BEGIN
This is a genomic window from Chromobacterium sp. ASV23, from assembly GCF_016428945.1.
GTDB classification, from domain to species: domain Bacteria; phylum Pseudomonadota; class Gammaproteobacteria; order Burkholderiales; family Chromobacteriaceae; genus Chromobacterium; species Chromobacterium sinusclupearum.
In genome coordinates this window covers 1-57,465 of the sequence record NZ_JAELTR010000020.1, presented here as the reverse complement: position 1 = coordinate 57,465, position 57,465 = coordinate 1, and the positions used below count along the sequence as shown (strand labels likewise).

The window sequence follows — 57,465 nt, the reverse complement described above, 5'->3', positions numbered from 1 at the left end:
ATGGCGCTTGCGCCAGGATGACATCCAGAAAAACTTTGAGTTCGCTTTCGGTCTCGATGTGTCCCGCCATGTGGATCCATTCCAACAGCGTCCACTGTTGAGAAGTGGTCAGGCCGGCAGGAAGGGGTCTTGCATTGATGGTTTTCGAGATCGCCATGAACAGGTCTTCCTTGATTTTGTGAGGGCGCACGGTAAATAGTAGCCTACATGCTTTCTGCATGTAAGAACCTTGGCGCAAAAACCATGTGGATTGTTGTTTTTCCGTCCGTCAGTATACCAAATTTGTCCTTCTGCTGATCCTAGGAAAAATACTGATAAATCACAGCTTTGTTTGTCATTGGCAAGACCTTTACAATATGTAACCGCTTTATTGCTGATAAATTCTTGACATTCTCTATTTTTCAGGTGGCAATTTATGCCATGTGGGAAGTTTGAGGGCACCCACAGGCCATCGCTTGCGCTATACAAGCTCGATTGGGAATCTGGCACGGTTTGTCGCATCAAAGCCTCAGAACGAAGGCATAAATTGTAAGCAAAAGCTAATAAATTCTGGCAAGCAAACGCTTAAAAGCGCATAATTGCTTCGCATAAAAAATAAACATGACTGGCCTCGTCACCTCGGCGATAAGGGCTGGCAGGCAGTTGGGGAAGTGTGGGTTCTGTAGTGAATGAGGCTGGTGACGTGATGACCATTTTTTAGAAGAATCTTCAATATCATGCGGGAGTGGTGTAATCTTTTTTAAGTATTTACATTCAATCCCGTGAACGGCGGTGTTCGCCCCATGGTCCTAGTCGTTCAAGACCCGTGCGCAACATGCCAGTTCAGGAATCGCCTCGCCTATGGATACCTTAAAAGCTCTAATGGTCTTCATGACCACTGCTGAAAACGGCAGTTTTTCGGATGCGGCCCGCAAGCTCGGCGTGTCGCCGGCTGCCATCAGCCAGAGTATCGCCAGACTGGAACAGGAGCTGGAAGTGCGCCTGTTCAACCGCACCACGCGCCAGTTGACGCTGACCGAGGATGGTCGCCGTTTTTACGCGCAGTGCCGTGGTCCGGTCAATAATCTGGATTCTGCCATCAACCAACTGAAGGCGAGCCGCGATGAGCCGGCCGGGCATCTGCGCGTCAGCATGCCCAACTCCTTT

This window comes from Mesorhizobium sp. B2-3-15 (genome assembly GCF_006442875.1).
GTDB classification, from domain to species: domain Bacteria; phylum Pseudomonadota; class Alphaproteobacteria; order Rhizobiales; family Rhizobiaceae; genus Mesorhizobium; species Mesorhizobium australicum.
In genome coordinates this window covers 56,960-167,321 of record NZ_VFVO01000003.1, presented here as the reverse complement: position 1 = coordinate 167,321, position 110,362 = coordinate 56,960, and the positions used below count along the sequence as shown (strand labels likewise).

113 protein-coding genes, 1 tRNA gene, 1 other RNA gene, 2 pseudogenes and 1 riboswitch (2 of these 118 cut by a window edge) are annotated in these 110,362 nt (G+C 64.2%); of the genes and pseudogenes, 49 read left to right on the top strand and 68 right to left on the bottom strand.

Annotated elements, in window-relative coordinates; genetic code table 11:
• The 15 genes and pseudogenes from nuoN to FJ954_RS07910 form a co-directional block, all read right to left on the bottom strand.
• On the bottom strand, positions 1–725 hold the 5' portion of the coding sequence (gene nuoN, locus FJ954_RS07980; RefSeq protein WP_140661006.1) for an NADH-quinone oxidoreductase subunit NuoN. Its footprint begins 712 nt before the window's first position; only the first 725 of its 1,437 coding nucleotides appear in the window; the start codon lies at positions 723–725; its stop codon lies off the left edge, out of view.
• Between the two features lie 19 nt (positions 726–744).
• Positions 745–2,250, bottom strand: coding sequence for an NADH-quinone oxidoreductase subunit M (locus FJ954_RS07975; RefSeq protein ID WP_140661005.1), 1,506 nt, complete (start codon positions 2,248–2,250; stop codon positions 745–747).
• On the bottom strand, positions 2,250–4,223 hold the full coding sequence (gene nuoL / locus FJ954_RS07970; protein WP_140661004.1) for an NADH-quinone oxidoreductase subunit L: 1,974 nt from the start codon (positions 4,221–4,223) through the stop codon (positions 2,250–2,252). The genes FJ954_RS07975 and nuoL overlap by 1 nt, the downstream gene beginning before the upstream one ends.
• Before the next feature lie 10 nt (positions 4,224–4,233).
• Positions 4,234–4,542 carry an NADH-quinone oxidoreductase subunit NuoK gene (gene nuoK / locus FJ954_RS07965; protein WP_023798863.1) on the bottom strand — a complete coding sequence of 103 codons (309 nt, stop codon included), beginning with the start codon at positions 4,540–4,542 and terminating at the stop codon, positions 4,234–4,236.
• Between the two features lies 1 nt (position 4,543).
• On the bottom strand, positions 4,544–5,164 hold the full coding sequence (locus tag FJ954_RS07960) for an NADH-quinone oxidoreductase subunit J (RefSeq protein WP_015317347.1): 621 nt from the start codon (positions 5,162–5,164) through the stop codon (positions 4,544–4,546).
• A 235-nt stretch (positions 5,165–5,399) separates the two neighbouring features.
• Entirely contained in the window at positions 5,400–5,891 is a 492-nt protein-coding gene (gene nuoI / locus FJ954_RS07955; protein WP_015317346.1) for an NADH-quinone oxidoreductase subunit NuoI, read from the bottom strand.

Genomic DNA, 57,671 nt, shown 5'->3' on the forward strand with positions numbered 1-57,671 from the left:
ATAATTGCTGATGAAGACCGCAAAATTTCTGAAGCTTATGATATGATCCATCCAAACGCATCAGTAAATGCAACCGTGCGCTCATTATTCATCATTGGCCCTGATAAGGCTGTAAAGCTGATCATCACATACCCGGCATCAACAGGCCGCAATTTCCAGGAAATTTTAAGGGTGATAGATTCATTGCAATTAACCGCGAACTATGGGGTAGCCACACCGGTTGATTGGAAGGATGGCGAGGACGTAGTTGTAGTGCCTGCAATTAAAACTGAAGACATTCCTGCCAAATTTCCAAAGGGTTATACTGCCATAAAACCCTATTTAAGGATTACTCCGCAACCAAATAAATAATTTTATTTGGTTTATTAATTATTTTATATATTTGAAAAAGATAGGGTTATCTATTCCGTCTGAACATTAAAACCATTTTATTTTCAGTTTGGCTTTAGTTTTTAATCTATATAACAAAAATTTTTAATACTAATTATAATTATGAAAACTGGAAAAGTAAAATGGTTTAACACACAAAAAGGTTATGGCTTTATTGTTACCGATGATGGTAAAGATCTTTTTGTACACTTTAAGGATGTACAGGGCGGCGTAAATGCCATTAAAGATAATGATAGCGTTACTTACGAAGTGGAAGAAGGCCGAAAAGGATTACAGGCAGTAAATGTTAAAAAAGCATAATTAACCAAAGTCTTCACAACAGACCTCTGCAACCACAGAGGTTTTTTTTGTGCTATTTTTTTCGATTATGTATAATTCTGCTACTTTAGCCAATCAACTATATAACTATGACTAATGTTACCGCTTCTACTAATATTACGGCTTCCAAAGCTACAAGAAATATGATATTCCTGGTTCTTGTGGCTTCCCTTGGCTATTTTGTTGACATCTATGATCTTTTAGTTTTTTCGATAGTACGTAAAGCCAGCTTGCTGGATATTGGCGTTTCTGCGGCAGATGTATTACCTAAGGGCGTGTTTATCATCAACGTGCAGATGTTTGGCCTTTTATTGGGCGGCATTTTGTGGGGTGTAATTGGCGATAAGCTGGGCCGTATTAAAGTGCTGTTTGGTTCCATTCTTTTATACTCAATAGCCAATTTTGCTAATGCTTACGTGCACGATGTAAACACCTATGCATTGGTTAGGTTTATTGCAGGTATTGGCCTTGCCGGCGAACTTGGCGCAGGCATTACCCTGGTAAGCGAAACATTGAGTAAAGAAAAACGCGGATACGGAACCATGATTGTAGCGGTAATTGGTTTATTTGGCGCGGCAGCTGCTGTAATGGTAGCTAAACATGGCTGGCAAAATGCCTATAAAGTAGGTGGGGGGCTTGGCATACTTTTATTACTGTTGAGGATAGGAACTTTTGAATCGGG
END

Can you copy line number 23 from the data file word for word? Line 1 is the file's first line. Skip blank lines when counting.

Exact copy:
ATAATTGCTGATGAAGACCGCAAAATTTCTGAAGCTTATGATATGATCCATCCAAACGCATCAGTAAATGCAACCGTGCGCTCATTATTCATCATTGGCCCTGATAAGGCTGTAAAGCTGATCATCACATACCCGGCATCAACAGGCCGCAATTTCCAGGAAATTTTAAGGGTGATAGATTCATTGCAATTAACCGCGAACTATGGGGTAGCCACACCGGTTGATTGGAAGGATGGCGAGGACGTAGTTGTAGTGCCTGCAATTAAAACTGAAGACATTCCTGCCAAATTTCCAAAGGGTTATACTGCCATAAAACCCTATTTAAGGATTACTCCGCAACCAAATAAATAATTTTATTTGGTTTATTAATTATTTTATATATTTGAAAAAGATAGGGTTATCTATTCCGTCTGAACATTAAAACCATTTTATTTTCAGTTTGGCTTTAGTTTTTAATCTATATAACAAAAATTTTTAATACTAATTATAATTATGAAAACTGGAAAAGTAAAATGGTTTAACACACAAAAAGGTTATGGCTTTATTGTTACCGATGATGGTAAAGATCTTTTTGTACACTTTAAGGATGTACAGGGCGGCGTAAATGCCATTAAAGATAATGATAGCGTTACTTACGAAGTGGAAGAAGGCCGAAAAGGATTACAGGCAGTAAATGTTAAAAAAGCATAATTAACCAAAGTCTTCACAACAGACCTCTGCAACCACAGAGGTTTTTTTTGTGCTATTTTTTTCGATTATGTATAATTCTGCTACTTTAGCCAATCAACTATATAACTATGACTAATGTTACCGCTTCTACTAATATTACGGCTTCCAAAGCTACAAGAAATATGATATTCCTGGTTCTTGTGGCTTCCCTTGGCTATTTTGTTGACATCTATGATCTTTTAGTTTTTTCGATAGTACGTAAAGCCAGCTTGCTGGATATTGGCGTTTCTGCGGCAGATGTATTACCTAAGGGCGTGTTTATCATCAACGTGCAGATGTTTGGCCTTTTATTGGGCGGCATTTTGTGGGGTGTAATTGGCGATAAGCTGGGCCGTATTAAAGTGCTGTTTGGTTCCATTCTTTTATACTCAATAGCCAATTTTGCTAATGCTTACGTGCACGATGTAAACACCTATGCATTGGTTAGGTTTATTGCAGGTATTGGCCTTGCCGGCGAACTTGGCGCAGGCATTACCCTGGTAAGCGAAACATTGAGTAAAGAAAAACGCGGATACGGAACCATGATTGTAGCGGTAATTGGTTTATTTGGCGCGGCAGCTGCTGTAATGGTAGCTAAACATGGCTGGCAAAATGCCTATAAAGTAGGTGGGGGGCTTGGCATACTTTTATTACTGTTGAGGATAGGAACTTTTGAATCGGG